Friday, November 4, 2011

In Memory

With all the managerial changes due to firings, resignations and retirements this year, I thought we would remember one of the greats in the game.

He won back to back series with Big Red Machine in 1975 and 1976. He also won with the Tigers in 1984. It has been a year since Sparky Anderson died at age 76.

His style was flamboyant but convivial. “I got good players, stayed out of their way, let them win a lot and then just hung around for 26 years,” said Anderson during a 2000 speech on being inducted to the Hall of Fame. He had some of the greats in the game and he helped them become great. Johnny Bench, Pete Rose, Jack Morris and Kurt Gibson to name just two from each team.

Sparky is the nickname of George Lee Anderson. He got the name from a broadcaster while playing for the Double-A Fort Worth Cats of the Texas League as a shortstop in 1955.

We have Maple Leafs General Manager, Jack Kent Cooke, to thank for Sparky’s involvement with managing baseball. Sparky played for the Triple A Toronto Maple Leafs baseball team. This was after his time in the show in a Dodger’s uniform. Even though Sparky was not a great ball player (fielder, no bat) Cooke noticed he could teach, lead and inspire those around him. In 1964 Cooke hired him to manage the Maple Leafs. (Same team Babe Ruth once played for).

Very quickly Sparky rose thru the managing ranks producing championship teams in each of his four minor league years. The Reds hired him for the 1970 season. They won 102 games in the regular season and then lost in the WS to the Orioles. It was this team that gained the moniker the “Big Red Machine”. It was a name that stuck until 1979. Sparky was hired by the Tigers in 1980 starting another run to the WS. He holds the franchise record for wins by any manager with the Tigers at 1,331.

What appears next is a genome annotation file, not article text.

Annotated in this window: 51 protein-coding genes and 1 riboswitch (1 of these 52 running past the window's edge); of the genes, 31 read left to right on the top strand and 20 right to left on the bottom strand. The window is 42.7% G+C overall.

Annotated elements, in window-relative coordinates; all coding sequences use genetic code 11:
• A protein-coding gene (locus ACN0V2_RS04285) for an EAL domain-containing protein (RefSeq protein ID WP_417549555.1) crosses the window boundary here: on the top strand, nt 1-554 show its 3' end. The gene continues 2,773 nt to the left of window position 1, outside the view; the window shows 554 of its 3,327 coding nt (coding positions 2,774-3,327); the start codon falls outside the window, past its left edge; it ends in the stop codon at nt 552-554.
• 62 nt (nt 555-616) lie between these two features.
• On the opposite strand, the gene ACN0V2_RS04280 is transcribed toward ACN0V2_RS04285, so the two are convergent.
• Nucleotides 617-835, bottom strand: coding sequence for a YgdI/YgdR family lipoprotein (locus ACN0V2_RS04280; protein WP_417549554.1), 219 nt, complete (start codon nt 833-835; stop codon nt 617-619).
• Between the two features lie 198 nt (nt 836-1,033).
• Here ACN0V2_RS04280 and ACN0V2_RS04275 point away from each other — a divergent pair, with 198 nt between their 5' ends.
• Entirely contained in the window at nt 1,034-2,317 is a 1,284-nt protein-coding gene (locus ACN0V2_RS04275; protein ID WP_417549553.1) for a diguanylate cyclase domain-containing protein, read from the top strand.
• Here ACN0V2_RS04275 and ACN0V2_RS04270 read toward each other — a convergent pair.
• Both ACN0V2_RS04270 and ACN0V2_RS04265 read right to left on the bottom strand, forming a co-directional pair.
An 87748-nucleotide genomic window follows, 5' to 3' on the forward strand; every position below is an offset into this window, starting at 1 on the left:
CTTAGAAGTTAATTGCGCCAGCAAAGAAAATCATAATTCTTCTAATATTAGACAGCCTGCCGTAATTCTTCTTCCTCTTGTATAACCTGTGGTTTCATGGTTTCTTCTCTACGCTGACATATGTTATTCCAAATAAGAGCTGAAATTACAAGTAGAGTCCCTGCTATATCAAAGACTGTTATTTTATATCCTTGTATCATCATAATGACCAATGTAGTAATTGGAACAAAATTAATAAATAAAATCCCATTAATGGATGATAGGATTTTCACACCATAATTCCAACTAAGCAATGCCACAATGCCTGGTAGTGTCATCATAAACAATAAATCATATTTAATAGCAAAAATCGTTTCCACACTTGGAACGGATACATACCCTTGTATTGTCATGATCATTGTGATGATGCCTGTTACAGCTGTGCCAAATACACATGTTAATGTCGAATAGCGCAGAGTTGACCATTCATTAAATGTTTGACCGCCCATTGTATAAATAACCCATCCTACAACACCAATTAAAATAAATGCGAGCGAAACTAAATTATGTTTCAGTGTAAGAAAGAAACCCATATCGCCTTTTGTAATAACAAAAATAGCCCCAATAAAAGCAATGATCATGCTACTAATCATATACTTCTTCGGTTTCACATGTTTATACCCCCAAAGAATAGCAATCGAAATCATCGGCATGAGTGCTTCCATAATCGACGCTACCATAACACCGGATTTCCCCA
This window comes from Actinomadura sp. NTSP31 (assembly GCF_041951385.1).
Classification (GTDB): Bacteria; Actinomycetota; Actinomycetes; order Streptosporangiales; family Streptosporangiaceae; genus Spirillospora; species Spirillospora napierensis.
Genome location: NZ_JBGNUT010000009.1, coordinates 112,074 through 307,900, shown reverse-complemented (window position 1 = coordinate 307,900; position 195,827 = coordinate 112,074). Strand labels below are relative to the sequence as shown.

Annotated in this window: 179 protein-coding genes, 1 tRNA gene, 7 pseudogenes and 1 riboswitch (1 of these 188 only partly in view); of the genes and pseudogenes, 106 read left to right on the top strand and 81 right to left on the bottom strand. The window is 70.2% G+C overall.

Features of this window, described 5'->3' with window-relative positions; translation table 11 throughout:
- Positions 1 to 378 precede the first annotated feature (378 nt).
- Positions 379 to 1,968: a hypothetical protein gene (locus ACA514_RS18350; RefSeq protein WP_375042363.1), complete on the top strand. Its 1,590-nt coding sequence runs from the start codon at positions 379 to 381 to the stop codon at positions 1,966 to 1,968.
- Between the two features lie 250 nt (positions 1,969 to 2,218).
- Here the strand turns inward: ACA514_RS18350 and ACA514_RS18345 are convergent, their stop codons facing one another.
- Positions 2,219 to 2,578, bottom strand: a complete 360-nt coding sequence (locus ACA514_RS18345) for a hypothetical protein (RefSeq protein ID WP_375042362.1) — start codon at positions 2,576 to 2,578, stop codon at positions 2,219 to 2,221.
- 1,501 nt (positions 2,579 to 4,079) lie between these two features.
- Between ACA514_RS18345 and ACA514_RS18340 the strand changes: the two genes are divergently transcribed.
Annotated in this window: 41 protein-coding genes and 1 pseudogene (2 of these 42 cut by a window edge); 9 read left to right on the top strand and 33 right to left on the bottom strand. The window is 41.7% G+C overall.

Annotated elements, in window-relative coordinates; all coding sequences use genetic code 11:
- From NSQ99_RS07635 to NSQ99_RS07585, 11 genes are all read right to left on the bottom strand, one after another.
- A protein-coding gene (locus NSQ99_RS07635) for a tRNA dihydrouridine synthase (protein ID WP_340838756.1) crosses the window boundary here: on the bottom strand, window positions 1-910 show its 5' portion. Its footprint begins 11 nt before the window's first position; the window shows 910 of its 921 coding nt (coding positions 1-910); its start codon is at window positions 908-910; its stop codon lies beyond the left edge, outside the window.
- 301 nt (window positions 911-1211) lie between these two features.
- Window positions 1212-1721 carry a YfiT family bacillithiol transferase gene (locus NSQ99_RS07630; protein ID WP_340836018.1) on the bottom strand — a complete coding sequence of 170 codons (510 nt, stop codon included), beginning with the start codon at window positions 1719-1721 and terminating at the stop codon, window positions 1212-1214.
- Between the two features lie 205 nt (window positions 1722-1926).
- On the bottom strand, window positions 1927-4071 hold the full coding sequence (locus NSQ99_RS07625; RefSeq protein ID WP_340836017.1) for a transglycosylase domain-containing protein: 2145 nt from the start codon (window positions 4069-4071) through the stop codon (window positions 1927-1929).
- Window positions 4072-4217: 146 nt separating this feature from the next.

Sparky is also the first manager to win World Series rings in both leagues. Of course, Dick Williams of the Padres, would have also been the first if they had beat the Tigers in 1984.

Sparky’s style was his “sunny disposition”. Except when it wasn’t. He could dust it up with the best of them, but not often. He treated his players with respect and taught them about the real game and about real life. He did start what is now a common practice. Get to the bullpen. If the starter is not doing well, don’t wait, get the relievers out there. He became know as “Captain Hook”. Tony LaRussa called him a mentor. I guess that is part of what we just saw in this year‘s WS with so many pitching changes for the Cardinals. (What was that? LaRussa brought in a reliever to pitch-out one batter.)

In 2000 Sparky was inducted to the Hall of Fame. His number 10 was retired by the Reds in 2005 and his number 11 retired by the Tigers in 2011. Each Tiger player, this past season, wore his number 11 on their uniform. Sparky is missed by the whole of baseball and its fans.

1 comment:

Rick Blechta said...

Thanks for this, John.